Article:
Science secrets of Apollo 11

Incredible feats of ingenuity made the 1969 Moon landing possible – many that you probably never knew about

Fifty years ago this July, Apollo 11 carried three astronauts – commander Neil Armstrong, Command Module pilot Michael Collins and Lunar Module pilot Edwin ‘Buzz’ Aldrin – all the way to the Moon. Once there, Armstrong and Aldrin went down to the surface for a history-making Moonwalk, while Collins stayed in lunar orbit. Then they returned to Earth, splashing down in the Pacific some eight days after they left the planet.

Even from today’s perspective, the Moon landing was an astonishing achievement, and in 1969 it pushed the limits of what was technologically possible. Yet the science behind it was 300 years old, going all the way back to Isaac Newton’s law of gravity, first formulated in the 1660s. That may sound counterintuitive, because gravity is what holds us to the surface of the Earth. But if you toss a ball up in the air, it travels higher and higher as you launch it with increasing speed. Newton realised the same trend continues out in space. The faster something leaves Earth, the further it travels before coming back. Give it enough speed – sideways as well as up – and it will go into orbit. Even more speed, and it can reach the Moon…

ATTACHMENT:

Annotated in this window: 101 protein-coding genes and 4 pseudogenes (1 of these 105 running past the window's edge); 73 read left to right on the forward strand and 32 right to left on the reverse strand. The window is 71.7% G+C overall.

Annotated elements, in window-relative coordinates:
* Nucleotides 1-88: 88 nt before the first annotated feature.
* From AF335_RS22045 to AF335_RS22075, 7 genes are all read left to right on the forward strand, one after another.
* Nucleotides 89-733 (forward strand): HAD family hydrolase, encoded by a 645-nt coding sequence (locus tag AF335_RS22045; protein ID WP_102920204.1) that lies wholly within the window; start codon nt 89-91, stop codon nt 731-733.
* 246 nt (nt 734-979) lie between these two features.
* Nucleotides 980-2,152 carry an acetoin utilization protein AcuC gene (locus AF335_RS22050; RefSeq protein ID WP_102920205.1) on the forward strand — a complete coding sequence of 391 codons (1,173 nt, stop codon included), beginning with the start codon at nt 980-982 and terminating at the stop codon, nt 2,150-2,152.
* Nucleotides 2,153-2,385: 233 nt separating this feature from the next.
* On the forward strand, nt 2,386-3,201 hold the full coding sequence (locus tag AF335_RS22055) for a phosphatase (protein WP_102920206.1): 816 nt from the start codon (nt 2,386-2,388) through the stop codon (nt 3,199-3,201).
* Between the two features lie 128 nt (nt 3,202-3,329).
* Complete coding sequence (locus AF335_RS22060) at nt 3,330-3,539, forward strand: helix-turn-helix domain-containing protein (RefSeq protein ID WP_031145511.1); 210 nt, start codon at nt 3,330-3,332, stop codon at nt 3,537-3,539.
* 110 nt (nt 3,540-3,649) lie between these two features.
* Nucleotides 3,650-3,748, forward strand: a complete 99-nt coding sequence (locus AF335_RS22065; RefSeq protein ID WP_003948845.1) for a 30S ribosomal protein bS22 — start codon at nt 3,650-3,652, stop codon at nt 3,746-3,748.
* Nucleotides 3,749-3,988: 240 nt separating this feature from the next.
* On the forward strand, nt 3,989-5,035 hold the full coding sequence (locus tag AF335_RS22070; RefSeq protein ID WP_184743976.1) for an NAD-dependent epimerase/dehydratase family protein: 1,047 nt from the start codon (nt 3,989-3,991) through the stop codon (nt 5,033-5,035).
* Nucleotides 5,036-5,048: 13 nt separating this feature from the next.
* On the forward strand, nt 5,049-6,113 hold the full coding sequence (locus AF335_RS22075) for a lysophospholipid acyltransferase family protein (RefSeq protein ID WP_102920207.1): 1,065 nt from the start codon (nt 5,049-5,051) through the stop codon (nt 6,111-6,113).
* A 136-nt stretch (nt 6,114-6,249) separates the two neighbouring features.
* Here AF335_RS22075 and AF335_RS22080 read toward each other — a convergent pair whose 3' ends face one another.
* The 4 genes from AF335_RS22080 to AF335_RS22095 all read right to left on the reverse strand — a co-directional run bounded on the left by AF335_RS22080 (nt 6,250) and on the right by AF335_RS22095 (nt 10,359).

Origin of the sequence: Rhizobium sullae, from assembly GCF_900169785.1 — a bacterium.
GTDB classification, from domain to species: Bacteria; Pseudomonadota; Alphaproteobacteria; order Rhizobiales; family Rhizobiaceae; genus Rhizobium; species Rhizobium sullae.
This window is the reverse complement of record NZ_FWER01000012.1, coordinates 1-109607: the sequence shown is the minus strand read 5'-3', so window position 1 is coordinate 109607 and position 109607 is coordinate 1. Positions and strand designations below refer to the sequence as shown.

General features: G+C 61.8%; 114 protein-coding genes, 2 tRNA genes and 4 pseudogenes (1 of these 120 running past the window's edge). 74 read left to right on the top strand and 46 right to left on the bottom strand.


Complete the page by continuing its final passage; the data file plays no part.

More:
This article was originally published in How It Works issue 127, written by Andrew May

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